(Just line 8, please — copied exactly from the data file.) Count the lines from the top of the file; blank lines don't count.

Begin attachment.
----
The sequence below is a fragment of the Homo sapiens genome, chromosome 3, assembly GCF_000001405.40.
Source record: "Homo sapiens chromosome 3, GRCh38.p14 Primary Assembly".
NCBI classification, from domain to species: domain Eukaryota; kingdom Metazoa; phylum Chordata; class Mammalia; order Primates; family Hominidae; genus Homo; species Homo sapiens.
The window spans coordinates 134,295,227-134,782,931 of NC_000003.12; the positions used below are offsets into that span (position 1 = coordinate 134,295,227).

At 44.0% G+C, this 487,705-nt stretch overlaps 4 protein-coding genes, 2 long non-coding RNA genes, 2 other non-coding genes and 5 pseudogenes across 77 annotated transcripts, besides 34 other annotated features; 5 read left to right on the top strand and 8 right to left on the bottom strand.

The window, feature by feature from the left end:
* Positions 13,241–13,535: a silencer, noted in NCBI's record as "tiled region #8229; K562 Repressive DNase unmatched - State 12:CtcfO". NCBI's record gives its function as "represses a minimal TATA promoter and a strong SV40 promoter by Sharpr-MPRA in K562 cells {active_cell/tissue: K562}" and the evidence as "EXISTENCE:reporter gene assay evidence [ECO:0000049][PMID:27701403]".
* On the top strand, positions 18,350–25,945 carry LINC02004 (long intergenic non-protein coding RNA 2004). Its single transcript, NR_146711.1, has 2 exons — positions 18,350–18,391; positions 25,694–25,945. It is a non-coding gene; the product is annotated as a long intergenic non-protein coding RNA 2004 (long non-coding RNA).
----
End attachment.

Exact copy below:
* On the top strand, positions 18,350–25,945 carry LINC02004 (long intergenic non-protein coding RNA 2004). Its single transcript, NR_146711.1, has 2 exons — positions 18,350–18,391; positions 25,694–25,945. It is a non-coding gene; the product is annotated as a long intergenic non-protein coding RNA 2004 (long non-coding RNA).